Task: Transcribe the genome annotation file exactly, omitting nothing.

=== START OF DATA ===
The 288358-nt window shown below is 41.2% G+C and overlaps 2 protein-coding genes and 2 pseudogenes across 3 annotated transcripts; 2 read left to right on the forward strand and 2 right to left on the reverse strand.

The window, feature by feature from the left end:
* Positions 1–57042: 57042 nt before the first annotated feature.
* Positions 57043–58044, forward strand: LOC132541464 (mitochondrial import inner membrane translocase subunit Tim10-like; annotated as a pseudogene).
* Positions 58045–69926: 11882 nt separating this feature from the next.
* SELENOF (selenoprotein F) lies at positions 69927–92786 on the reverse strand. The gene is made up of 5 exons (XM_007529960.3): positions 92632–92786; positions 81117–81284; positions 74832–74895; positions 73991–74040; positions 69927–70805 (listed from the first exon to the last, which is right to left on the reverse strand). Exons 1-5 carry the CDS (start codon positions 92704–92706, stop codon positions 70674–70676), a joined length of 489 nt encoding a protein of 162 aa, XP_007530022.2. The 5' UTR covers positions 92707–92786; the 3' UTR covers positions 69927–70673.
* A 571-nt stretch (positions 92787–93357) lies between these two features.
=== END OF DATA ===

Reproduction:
The 288358-nt window shown below is 41.2% G+C and overlaps 2 protein-coding genes and 2 pseudogenes across 3 annotated transcripts; 2 read left to right on the forward strand and 2 right to left on the reverse strand.

The window, feature by feature from the left end:
* Positions 1–57042: 57042 nt before the first annotated feature.
* Positions 57043–58044, forward strand: LOC132541464 (mitochondrial import inner membrane translocase subunit Tim10-like; annotated as a pseudogene).
* Positions 58045–69926: 11882 nt separating this feature from the next.
* SELENOF (selenoprotein F) lies at positions 69927–92786 on the reverse strand. The gene is made up of 5 exons (XM_007529960.3): positions 92632–92786; positions 81117–81284; positions 74832–74895; positions 73991–74040; positions 69927–70805 (listed from the first exon to the last, which is right to left on the reverse strand). Exons 1-5 carry the CDS (start codon positions 92704–92706, stop codon positions 70674–70676), a joined length of 489 nt encoding a protein of 162 aa, XP_007530022.2. The 5' UTR covers positions 92707–92786; the 3' UTR covers positions 69927–70673.
* A 571-nt stretch (positions 92787–93357) lies between these two features.